JANUARY 14: Town Staff floats idea of forming a special taxation district, a BID (Business Improvement District), to help subsidize air service. Local business owners are not amused. The general sentiment: We pay enough taxes as it is. Make room for this in your existing budget.
JANUARY 21: “Not one major stick has gone into the ground since the introduction of DIF [Development Impact Fees] in Mammoth in 2006,” says Councilman Neil McCarroll. Fellow Councilmembers, however, put off a downward adjustment in the fees, saying they need more time to study.
By its next meeting, Council slashes building fees for single-family home construction by 55% to stimulate business.
Mammoth Lakes Town Council appoints Sharon Clark to Planning Commission by a 3-2 vote, with Harvey, Bacon and Sugimura carrying the day.
Council approves a $55,000 wildlife management contract for Steve Searles.
County Assessor Jody Henning announces a 25% year-over-year drop in property transfers from 2007 to 2008.
Sue Ebersold at the Breakfast Club unveils her new “Lunch” special: Velveeta, bacon and tomato on toasted white bread with a side of deficit (red) jello.
Oops! Councilmember Skip Harvey gets into a slew of trouble for referring to the Village at Mammoth as a “tumor.”
Pianist Wen-Ting resigns from the Felici Trio due to health issues. She is replaced by Steven Vanhauwaert.
MARCH 4: Councilmember Jo Bacon announces the Town has put the kibosh on a proposed “hookah” lounge.
Matthew Lehman derides the move as “sales prevention … which seems to be the Town motto.”
Town Manager Robert Clark defends the move as being in the best interests of public health.
MARCH 4: In a story entitled “The Dam Has Broken,” several members of the lodging community speak about the proliferation of “owner-guest” rentals, which they say have tripled this year. Owner-guest nights used to comprise 10-15% of all booked room nights. Now they comprise 50% or higher, is the consensus.
“This isn’t about T.O.T. leakage. The dam has broken,” says Steve Schwind
Tourism and Recreation Commissioner Shields Richardson conservatively estimates that if 10% are either not reporting or under-reporting rental revenue, the Town could be losing up to $1 million annually.
MARCH 12: At a Chamber of Commerce economic forum, MMSA CEO Rusty Gregory says skier numbers are trending similarly to 2007-2008, but that overall company revenue was down 5%.
MARCH 18: Town does not resort to layoffs to close a projected $1.3 million budget shortfall, instead adding another employee furlough day and mortgaging the future by raiding reserve accounts.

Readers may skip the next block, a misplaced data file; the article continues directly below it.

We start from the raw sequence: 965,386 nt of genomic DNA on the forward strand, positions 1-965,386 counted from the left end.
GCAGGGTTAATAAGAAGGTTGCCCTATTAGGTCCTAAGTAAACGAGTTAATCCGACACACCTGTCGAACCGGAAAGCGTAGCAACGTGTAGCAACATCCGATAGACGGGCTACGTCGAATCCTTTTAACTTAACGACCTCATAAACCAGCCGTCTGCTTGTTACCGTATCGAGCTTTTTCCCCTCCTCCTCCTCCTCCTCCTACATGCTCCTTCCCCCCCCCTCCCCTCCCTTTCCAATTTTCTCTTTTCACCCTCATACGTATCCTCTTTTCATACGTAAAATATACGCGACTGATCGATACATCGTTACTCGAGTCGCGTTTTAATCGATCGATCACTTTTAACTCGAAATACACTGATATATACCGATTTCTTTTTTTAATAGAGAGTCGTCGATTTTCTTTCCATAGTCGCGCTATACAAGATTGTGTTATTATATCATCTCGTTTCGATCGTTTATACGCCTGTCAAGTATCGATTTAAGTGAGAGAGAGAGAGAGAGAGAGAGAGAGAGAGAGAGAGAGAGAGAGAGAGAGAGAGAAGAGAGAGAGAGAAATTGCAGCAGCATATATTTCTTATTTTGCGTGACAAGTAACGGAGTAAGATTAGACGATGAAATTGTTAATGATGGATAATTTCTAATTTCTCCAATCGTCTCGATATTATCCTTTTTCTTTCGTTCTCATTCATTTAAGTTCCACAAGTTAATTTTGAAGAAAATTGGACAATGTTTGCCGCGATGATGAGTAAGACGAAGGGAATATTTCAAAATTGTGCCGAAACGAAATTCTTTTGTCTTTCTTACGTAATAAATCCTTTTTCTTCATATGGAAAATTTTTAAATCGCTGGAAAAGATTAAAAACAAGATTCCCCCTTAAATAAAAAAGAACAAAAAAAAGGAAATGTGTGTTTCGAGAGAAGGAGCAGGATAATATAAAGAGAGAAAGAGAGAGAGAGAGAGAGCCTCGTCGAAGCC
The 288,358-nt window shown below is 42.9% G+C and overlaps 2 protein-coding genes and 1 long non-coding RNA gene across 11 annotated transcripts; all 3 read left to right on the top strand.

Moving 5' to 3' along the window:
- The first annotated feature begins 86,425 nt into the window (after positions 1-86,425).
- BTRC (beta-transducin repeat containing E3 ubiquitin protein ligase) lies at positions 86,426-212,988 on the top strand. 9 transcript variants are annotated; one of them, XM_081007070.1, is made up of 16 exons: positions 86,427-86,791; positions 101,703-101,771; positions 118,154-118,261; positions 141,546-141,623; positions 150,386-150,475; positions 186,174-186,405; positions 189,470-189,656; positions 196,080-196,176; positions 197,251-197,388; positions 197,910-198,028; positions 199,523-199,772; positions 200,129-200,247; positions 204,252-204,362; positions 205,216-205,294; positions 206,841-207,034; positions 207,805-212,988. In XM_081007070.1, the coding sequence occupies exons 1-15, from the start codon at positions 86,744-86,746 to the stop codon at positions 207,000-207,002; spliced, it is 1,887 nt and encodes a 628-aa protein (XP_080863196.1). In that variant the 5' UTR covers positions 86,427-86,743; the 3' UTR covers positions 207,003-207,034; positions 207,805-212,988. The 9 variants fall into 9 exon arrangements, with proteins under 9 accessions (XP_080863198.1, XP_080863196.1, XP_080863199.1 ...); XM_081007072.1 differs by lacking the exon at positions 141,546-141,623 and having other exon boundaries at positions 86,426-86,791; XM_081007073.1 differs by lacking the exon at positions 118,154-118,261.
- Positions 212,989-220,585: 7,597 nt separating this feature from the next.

MARCH 29: Mammoth hosts the International Ski History Congress.
Mammoth Mountain Development returns approximately property it bought from Intrawest to its lender, Credit Suisse. MMSA CEO Rusty Gregory said the loans on the various properties (which included the proposed site of the “1” Hotel – now used as the Village parking lot – exceeded the land’s current value by tens of millions of dollars.
MMSA opens the MVP club back up to the general populus and promptly sells out. Total passes sold: 42,000.
APRIL 15: After projecting a $1.3 budget deficit for 2008-2009 just a month earlier, the Town of Mammoth tacks on another $555,000 to that projection.
APRIL 18: Wolf’s story about the local apartment rental market shows that rental rates have tumbled 16.5% since October, 2006.
Mammoth High School is one of 59 high schools in the State to receive grants to begin a new California Partnership Academy. This allows History teacher Mike Boucher to move forward with a Health Science Academy.
MAY 6: Town unveils 2009-2010 budget which calls for 9% decrease from previous year.
MAY 12: Mono County Supervisors approve the Rock Creek Ranch project in Paradise, zoned for 60 building sites and one pool/spa/clubhouse.
MAY 20: Uh-oh. Turns out the Town had banked on selling back some land to the County to raise some cash, but the County’s not buying, and now the Town’s on the hook for its share of a public works project. More financial shell games ensue.
Brian Bethke wins MMSA’s first annual Mustache comp
Mono County reports first local case of the H1N1 “swine” influenza.
JUNE 10: Snowcreek VIII Master Plan and EIR approved. The height demonstration for a proposed 120’ hotel muffles the critics as the mountains in the backdrop dwarf the single red balloon.
Hospital CFO James Hughey resigns after just three months on the job. Before he departs, he offers a frank assessment of the Hospital’s finances, noting that 47% of the Hospital’s accounts receivables are more than 120 days old and that a full 60% of bills sent out are incorrect in some form.
Hughey quits two weeks after the Hospital lays off 20 full-time equivalent employees, or 6.2% of its workforce.
The Clearwater renames itself Old Mammoth Place, and initiates a “total reset” with new project design plans which Planning Commissioner Tony Barrett calls “brilliant.” With development anywhere between three-to-seven years off, Owner Jim Demetriades decides to set about renovating his six-acre property along Old Mammoth Road. Renovations include the Sierra Nevada Rodeway Inn (renamed the Sierra Nevada Lodge) and the old Rafters restaurant. Demetriades even builds a miniature golf course in the parking lot.